For the FITs | Insuring Against Financial Catastrophe

Insuring Against Financial Catastrophe

If you own a car, you probably pay for car insurance. If you own a home, you probably pay for home insurance. So, why wouldn't you insure the time and debt it cost to obtain your most important asset – your medical degree? The premiums for disability insurance may seem high for a house staff salary. But with growing medical school debt and a salary too low to make any meaningful payments, the consequence of disability will be the highest at the beginning of your career.

As you age, you're more likely to acquire medical problems or injuries that will either increase the cost of your insurance or result in certain disabilities being excluded from your benefits. For instance, an MRI obtained for back pain showing a small, herniated disc may lead to future policies refusing to insure any back-related disability. Starting medications for depression or anxiety during residency may also create restrictions on your policy. Buying disability insurance at a younger age, even though it may entail paying premiums for a longer duration, can result in a lower lifetime cost by securing a lower rate when you have fewer pre-existing conditions. The rate remains in effect for the duration of the policy.

After deciding to buy disability insurance, how do you purchase the right policy? All policies should be non-cancelable and guaranteed renewable. When considering policies, look for the following riders (optional additions to the policy):

True Own Occupation: This is the most important definition of total disability that should be obtained in your policy. This will consider you totally disabled even if you are gainfully employed in another occupation so long as, solely due to injury or sickness, you're not able to perform your duties within your specialty. For example, if you have a hand injury and no longer can perform surgery, disability can be claimed while remaining employed conducting telemedicine visits or as a medical consultant.

Future Increase Option: This rider allows physicians to increase their coverage as their income increases, without any medical underwriting. The amount of additional coverage depends on the policy and its stated maximum. It's incredibly important for residents and fellows to have this rider given the expected substantial increase in salary after becoming an attending. There are two main options for this rider. One involves paying a premium and is generally considered to be more flexible. Typically, this allows an opportunity every year to maintain or increase the coverage. Generally, as you exercise the future increase option, the cost of this rider is proportionally reduced. The other option is at no additional cost to the policy, but has more stipulations, which if not met, may lead to the rider being dropped for the remainder of the policy. Stipulations could be, for example, not being able to increase coverage every three years or having to increase coverage by at least 50% of the qualified increase amount to keep the rider active for another three years. Note the rider will drop off the policy if you forgo an eligible increase.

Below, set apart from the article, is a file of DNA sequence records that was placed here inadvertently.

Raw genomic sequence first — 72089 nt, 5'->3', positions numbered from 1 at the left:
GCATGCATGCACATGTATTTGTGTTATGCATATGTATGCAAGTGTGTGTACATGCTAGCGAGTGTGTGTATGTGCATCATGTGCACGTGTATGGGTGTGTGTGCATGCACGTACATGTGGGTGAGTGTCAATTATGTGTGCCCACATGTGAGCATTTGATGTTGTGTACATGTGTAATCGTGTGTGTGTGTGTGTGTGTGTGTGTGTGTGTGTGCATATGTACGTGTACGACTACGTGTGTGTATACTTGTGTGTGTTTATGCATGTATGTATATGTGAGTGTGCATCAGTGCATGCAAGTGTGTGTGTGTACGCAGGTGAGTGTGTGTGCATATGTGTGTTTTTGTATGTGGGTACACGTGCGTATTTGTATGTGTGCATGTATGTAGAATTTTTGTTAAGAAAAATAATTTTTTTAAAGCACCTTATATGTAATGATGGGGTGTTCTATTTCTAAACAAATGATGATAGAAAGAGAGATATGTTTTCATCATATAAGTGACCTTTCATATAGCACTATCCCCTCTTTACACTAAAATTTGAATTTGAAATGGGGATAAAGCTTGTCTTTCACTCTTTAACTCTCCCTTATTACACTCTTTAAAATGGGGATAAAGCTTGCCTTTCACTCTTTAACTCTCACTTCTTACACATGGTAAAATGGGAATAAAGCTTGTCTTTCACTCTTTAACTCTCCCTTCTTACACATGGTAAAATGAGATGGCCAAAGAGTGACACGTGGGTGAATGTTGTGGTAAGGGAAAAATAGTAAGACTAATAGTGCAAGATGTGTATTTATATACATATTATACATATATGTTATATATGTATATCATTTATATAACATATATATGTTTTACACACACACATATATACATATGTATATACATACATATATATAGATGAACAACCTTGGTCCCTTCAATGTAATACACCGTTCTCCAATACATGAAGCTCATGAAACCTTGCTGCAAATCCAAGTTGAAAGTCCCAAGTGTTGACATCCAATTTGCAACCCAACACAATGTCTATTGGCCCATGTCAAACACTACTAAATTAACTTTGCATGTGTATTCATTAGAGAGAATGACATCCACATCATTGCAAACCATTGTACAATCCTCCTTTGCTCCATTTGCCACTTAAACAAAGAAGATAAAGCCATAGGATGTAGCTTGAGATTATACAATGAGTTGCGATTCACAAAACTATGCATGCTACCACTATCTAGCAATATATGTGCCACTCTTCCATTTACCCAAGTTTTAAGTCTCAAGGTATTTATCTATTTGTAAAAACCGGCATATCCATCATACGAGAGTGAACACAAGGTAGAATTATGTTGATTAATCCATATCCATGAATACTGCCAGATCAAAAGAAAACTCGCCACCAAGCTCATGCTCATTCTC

Partial Disability Benefits: This is an important rider for everyone. It provides partial disability benefits when a disability causes a loss of income of 15-20% or more. This is most commonly used when gradually recovering from a disability. For example, if you sustain a back injury and can only work 20 hours a week, this rider will reimburse the income lost during your recovery period.